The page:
“Heavy cream,” sometimes labeled as “heavy whipping cream,” has the highest butterfat content, typically 36% to 40%, which is higher than “whipping cream” (30%-36%); thus, when learning how to whip cream, the first step is to read the labels and buy what is specifically labeled “heavy cream.” This is because the higher the butterfat content, the easier it will be to whip, meaning that the cream will actually expand in volume, take on a whipped consistency and then hold this texture for a period of time. “Whipping cream” with its lower butterfat content can seem to resist whipping, despite its name.
As an aside, there is a product called Manufacturing Cream, which often has a butterfat content of over 40% and is usually only available within the professional foodservice realm.
These suggestions are for whipping cream to serve alongside a dessert. If the whipped cream is incorporated into a recipe, such as being folded into a mousse, we recommend always using the specific type of cream listed in the ingredients. One exception would be if the recipe calls for “whipping cream”, and you are not getting enough stability in your dessert, it could have been an editing error and you might try “heavy cream” next time and see if it improves the outcome.
The second aspect to note is that most cream found in the supermarket is “ultra-pasteurized” and this will be harder to whip than just “pasteurized,” so again, read the labels. The process of ultra-pasteurization flash heats the cream to 280 degrees F, while regular pasteurization heats the cream to 162 degrees F. Not only do ultra-pasteurized dairy products taste “cooked”, but the process affects the proteins, which is why stabilizers such as guar gum are then often added. In other words, it’s not just fresh cream anymore. Add to that the fact that it is harder to whip and we say, why buy it? The manufacturers love it because ultra-pasteurtization means longer shelf-life.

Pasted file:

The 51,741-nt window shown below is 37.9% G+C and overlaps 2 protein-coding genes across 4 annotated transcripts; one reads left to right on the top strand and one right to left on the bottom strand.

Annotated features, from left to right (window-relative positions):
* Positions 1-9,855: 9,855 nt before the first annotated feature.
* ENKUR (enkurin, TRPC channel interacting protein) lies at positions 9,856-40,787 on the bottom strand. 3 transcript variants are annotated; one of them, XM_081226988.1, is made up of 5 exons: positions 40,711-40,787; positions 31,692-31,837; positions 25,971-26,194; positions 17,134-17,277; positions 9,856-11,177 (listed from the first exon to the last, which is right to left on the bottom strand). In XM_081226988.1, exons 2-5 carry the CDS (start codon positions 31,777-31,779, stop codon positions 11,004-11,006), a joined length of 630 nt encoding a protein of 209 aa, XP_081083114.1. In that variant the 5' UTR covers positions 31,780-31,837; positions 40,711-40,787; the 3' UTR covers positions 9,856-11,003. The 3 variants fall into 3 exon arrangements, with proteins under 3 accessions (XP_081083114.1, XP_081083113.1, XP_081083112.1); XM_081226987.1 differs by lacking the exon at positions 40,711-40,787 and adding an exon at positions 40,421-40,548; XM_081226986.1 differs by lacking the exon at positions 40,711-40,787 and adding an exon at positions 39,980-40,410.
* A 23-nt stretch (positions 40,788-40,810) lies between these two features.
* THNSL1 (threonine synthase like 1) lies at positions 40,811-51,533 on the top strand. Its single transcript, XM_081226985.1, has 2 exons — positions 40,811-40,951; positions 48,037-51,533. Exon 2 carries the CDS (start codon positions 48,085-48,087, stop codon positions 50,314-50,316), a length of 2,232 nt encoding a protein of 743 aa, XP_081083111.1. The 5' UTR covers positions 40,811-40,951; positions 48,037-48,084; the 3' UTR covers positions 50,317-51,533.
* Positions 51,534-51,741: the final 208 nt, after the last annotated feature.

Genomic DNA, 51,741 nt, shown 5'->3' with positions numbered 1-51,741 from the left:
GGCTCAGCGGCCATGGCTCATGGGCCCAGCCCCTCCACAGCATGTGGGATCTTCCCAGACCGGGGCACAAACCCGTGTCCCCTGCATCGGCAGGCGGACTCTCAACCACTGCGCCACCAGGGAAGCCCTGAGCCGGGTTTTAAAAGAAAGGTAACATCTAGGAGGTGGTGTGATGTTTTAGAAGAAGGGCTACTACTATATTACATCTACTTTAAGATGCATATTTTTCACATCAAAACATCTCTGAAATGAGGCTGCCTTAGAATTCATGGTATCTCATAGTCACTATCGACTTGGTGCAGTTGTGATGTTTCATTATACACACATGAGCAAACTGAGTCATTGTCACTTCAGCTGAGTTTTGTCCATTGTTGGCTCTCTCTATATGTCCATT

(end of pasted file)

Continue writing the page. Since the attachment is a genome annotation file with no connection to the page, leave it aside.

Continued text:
Cream should be very cold (preferably chilled in the refrigerator overnight) and if you have room, chill your bowl and beaters (or whisk) as well.
Place cold cream in cold bowl and add sugar to taste, if using. Granulated sugar will give a clean taste; confectioners’ sugar will have a slightly powdery flavor for some palates, but the added cornstarch in commercially prepared confectioners’ sugar will help stabilize your whipped cream. The choice is yours, or use what is called for in recipe.
If using a hand mixer, use a deep bowl to minimize splattering; if using a stand mixer, attach the wire whisk. In either case, turn the mixer on only after the beaters are immersed in the cream and start on a low speed, increasing to high. If you are beating by hand with a balloon whisk, we wish you and your biceps luck. Or hopefully you have a friend you can take turns with.
Your recipe should specify whether to whip the cream to soft or firm peaks. Stop the mixer and lift the beaters out of the cream. Both peaks will keep their shape but the soft peaks will gently flop over a bit at their apex, while firm peaks will stay standing straight up. Going from soft peaks to firm happens quickly, so err on the side of caution and test the texture early. If you whip too much, you will literally make butter (but that’s a separate article to be addressed another time).
If the recipe doesn’t specify soft or firm peaks, here are some guidelines: if you are serving whipped cream alongside a dessert, then go for soft peaks as the texture will be at its silkiest. If you are folding the whipped cream into a recipe, such as for a mousse or Bavarian cream, then a firmer texture will help the finished dish, especially if it is to be unmolded.
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